A few weeks later, with behavior back on track, another teacher mentioned his “picky” eating.

This “picky” eater ate three lamb chops two nights ago, shrimp tacos the night before. At restaurants over Spring Break, he tossed aside the Children’s Menus for beef tenderloin and broccoli, lobster quesadillas, and huge fish sandwiches.

When I pack his lunch, he eats pasta with pesto, bacon sandwiches, leftover sesame chicken, bags of celery and carrots, and his latest go-to request, mozzarella and tomato sandwiches with fresh basil and a splash of balsamic vinaigrette.

“It’s delicious!” he grins. “Can I have that tomorrow too?”

For the record, we’re being played.

A Fourth Grade Rap

Spring brings the school talent show, when kids get to show off their skills not usually celebrated in the classroom. It is always surprising and delightful. This year, our fourth grader was on a mission. First, he came home upset that he didn’t have someone with whom to perform. “Everyone is already doing something with someone!”

I emailed the teachers asking if anyone else was still available. Apparently, no one had yet signed up. Everyone was fair game.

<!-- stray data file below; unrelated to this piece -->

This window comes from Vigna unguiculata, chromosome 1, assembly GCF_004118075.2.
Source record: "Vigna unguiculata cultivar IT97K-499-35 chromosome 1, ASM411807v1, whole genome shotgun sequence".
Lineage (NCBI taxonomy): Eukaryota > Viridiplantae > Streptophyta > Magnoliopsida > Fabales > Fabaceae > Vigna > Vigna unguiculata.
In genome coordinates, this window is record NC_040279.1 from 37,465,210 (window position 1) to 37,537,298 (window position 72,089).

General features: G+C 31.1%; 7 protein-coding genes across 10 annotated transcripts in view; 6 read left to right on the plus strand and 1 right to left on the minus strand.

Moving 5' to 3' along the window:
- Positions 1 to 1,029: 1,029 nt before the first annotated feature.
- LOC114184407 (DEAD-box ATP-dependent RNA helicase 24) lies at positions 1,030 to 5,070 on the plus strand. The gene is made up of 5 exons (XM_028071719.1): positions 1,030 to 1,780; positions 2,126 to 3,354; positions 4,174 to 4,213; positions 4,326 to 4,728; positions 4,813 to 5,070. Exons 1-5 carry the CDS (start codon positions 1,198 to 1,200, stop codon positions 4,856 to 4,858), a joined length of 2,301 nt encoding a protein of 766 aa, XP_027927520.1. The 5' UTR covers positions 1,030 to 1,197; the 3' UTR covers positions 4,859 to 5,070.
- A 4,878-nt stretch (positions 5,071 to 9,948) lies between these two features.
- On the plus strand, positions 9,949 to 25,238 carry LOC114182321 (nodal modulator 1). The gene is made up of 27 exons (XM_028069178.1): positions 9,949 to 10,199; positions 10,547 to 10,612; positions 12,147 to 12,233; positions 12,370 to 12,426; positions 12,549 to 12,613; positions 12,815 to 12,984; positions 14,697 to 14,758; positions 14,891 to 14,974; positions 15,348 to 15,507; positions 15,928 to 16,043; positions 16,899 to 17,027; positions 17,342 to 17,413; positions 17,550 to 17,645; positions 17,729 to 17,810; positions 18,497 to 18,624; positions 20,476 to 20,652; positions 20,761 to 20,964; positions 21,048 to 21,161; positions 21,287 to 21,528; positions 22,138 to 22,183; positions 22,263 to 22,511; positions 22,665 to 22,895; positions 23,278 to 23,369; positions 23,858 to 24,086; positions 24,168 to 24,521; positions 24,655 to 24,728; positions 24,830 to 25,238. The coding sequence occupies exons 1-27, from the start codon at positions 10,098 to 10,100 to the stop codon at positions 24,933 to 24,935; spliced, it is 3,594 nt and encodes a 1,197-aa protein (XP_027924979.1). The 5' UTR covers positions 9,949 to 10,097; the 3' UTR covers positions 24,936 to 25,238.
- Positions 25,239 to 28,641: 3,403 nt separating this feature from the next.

The next day, he came home smiling, “I know what I’m doing for the talent show! A comedy show about how much school sucks.” Still smiling, but not a joke.

Train wreck coming!

So, with a cup of coffee in hand, I dashed off A Fourth Grade Rap just in case I could sway him.

Hmmmm. “Mom… it’s just… I guess some of it’s good.”

So after editing my work and adding a verse, he gave the okay to send it to a few of his friends’ moms in a recruitment effort. “Anyone up for doing a talent show rap?”

Two pair of cool shades, a backwards baseball cap, and two rehearsals later, we had ourselves a hit.

Fourth grade is cool. The kids are really funny.                                                                           But you gotta learn your skills if you want to make money.